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Cosmic Rays, Aerosols, Clouds and Other Adventures in Aerosol Microphysics

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November 17, 2011
Jeffrey Pierce
Hosted by Sonia Kreidenweis


Cloud cover has been reported to correlate with the flux of Galactic Cosmic Rays (GCRs) to the troposphere. This potential GCR/cloud connection has been heralded by some as a driver for 20th temperature increases because GCR fluxes decreased in the first half of the 20th century. However, the reported correlations are still controversial, and we are just beginning to understand potential mechanisms for the effects of GCRs on clouds. The proposed mechanism that has received the most attention is the "ion-aerosol clear-sky hypothesis" where GCRs ionize tropospheric gases, which enhances aerosol nucleation rates and Cloud Condensation Nuclei (CCN) concentrations.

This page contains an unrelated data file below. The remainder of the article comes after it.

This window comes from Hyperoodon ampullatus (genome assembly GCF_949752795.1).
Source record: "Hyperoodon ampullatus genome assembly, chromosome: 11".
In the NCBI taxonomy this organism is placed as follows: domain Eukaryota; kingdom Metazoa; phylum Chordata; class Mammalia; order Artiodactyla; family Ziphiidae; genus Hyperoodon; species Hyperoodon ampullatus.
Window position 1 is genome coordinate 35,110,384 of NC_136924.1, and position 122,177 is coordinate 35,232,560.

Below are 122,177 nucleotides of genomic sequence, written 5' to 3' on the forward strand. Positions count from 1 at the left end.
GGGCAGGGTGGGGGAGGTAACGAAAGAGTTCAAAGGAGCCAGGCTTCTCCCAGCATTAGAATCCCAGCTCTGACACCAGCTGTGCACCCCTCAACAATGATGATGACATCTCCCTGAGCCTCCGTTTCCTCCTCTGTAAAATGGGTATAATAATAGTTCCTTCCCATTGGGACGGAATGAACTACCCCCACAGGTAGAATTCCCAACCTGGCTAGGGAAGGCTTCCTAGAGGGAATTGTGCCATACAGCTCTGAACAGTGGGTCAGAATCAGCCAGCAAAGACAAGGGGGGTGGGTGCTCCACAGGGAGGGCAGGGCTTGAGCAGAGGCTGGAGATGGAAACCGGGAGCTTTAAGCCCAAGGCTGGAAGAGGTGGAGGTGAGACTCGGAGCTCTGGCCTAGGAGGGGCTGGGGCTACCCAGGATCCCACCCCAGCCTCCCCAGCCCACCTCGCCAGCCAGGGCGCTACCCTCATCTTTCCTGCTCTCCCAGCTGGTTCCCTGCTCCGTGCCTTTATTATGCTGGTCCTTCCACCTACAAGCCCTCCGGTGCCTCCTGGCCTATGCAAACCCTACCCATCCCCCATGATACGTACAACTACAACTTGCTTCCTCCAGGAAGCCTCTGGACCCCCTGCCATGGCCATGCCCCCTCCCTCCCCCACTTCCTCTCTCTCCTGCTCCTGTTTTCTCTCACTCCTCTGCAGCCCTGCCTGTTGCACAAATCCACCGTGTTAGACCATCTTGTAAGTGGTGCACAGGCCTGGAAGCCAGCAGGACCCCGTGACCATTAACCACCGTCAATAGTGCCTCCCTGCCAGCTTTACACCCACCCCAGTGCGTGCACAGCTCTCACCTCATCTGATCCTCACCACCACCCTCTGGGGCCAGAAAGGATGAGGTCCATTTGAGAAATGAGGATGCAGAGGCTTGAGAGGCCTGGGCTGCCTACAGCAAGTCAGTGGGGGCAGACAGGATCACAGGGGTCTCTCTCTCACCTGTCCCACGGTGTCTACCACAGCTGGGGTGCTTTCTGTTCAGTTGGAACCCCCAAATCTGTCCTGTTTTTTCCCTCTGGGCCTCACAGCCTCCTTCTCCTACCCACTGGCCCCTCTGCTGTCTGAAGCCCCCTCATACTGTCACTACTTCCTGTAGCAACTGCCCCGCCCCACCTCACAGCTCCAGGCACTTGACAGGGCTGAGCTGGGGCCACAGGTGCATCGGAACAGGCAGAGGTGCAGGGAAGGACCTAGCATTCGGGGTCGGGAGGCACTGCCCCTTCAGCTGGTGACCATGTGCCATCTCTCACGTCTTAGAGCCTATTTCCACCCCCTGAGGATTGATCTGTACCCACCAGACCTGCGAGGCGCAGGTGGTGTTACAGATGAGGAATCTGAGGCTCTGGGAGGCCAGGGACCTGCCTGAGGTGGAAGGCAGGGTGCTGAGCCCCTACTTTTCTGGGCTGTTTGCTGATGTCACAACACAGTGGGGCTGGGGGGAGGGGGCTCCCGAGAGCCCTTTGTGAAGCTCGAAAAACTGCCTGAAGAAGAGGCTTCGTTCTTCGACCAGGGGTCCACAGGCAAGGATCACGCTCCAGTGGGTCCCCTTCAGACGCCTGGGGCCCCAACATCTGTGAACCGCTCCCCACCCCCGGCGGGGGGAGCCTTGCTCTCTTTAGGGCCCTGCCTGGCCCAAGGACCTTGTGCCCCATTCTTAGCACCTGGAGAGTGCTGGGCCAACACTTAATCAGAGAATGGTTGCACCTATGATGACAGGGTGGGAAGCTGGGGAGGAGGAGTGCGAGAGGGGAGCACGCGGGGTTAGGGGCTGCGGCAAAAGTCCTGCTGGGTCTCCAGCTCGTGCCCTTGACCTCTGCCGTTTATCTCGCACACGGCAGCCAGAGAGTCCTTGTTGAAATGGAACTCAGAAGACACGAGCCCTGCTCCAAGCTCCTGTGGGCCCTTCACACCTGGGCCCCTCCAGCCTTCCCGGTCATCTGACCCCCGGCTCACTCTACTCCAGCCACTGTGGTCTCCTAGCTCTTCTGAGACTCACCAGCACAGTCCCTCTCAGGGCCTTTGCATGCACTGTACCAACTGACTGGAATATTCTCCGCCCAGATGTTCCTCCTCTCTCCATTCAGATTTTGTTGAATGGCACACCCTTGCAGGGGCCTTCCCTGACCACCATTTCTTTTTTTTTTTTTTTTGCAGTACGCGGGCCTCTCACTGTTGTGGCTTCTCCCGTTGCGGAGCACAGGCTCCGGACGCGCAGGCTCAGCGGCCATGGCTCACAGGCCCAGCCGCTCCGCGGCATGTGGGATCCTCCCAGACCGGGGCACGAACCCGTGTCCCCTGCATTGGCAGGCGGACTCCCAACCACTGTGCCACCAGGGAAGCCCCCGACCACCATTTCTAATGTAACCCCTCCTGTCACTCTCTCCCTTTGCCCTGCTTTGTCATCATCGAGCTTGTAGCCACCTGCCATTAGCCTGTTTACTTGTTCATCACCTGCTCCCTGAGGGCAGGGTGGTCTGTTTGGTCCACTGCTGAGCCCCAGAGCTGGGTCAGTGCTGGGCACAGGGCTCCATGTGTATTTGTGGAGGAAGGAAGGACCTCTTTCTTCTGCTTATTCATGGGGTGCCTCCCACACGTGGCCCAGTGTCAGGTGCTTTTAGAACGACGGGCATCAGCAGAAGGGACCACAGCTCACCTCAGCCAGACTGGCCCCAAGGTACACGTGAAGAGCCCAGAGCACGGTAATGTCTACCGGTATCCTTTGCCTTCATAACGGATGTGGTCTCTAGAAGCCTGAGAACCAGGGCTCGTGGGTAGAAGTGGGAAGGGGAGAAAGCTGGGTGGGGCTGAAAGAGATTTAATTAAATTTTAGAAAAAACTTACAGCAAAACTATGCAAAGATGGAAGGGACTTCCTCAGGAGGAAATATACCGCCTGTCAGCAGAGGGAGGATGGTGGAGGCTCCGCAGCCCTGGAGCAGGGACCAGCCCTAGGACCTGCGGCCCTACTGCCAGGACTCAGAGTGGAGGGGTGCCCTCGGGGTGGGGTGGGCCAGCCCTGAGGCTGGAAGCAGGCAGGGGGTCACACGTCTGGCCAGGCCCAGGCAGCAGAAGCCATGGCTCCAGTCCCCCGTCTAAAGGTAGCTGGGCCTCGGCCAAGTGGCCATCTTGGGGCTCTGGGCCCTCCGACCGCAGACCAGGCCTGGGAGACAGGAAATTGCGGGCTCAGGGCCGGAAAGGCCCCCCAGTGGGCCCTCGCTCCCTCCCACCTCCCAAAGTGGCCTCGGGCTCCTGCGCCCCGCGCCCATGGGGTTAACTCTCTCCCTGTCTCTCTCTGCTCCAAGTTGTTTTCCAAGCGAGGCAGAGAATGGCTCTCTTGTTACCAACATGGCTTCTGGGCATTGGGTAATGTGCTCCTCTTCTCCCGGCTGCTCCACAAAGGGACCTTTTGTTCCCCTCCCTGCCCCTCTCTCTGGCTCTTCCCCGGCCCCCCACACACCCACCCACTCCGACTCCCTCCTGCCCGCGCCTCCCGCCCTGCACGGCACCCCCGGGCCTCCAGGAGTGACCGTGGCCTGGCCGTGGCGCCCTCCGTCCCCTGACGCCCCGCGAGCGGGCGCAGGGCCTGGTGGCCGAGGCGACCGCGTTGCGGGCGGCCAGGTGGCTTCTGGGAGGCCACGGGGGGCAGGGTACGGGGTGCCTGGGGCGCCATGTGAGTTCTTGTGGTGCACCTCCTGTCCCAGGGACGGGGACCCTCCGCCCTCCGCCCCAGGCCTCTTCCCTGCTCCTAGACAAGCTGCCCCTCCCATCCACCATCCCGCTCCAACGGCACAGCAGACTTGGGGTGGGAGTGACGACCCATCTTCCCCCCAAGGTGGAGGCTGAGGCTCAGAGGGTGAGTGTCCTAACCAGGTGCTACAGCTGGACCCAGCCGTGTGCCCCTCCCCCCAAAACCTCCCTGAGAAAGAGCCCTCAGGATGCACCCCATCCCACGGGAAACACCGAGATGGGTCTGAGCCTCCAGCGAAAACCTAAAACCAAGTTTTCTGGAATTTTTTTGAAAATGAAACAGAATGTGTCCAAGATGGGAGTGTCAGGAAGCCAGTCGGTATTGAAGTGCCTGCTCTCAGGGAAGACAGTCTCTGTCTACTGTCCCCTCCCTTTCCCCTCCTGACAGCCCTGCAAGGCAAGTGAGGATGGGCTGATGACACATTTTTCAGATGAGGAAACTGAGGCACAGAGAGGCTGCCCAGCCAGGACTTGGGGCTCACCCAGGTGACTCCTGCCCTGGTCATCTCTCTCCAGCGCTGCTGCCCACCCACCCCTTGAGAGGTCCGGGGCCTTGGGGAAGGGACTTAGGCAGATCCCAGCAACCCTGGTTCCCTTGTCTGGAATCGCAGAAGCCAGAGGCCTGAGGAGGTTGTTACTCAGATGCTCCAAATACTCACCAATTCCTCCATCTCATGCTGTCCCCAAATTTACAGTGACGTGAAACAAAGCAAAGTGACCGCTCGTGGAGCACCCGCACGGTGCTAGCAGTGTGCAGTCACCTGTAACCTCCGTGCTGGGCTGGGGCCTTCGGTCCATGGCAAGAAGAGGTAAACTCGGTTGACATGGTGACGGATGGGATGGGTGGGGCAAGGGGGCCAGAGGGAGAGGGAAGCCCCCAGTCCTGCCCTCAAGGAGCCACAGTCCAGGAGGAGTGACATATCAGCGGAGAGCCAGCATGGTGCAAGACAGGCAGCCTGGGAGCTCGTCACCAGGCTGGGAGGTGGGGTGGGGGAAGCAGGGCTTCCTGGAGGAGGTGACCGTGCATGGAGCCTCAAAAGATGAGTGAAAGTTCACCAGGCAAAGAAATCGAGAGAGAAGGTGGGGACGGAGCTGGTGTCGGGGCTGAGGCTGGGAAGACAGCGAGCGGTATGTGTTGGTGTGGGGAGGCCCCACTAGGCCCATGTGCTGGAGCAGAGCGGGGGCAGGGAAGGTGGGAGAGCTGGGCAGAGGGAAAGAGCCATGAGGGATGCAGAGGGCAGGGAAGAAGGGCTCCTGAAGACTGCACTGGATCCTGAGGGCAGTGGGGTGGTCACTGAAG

Recent results from the CLOUD experiment at CERN have addressed the GCR-ion-nucleation connection and have generated a lot of media attention and speculation about the role of GCRs on climate. However, the connection between aerosol nucleation, CCN and clouds has not yet been tested by CLOUD, and the scientists involved with the project have made no official claims to the importance of their findings to the comic-ray/cloud link.

How important are the results from CLOUD in terms of changes in CCN and clouds in the atmosphere? We can use aerosol microphysics theory to extend the CLOUD results from aerosol nucleation to CCN and clouds. I will show global aerosol predictions of the changes due to cosmic rays over the same time period. Therefore, if there is a strong GCR/cloud connection, it seems unlikely that the ion-aerosol clear-sky hypothesis is the driving mechanism.

I will conclude by briefly presenting several other examples of where aerosol microphysics gives insightful results into difficult and intriguing problems.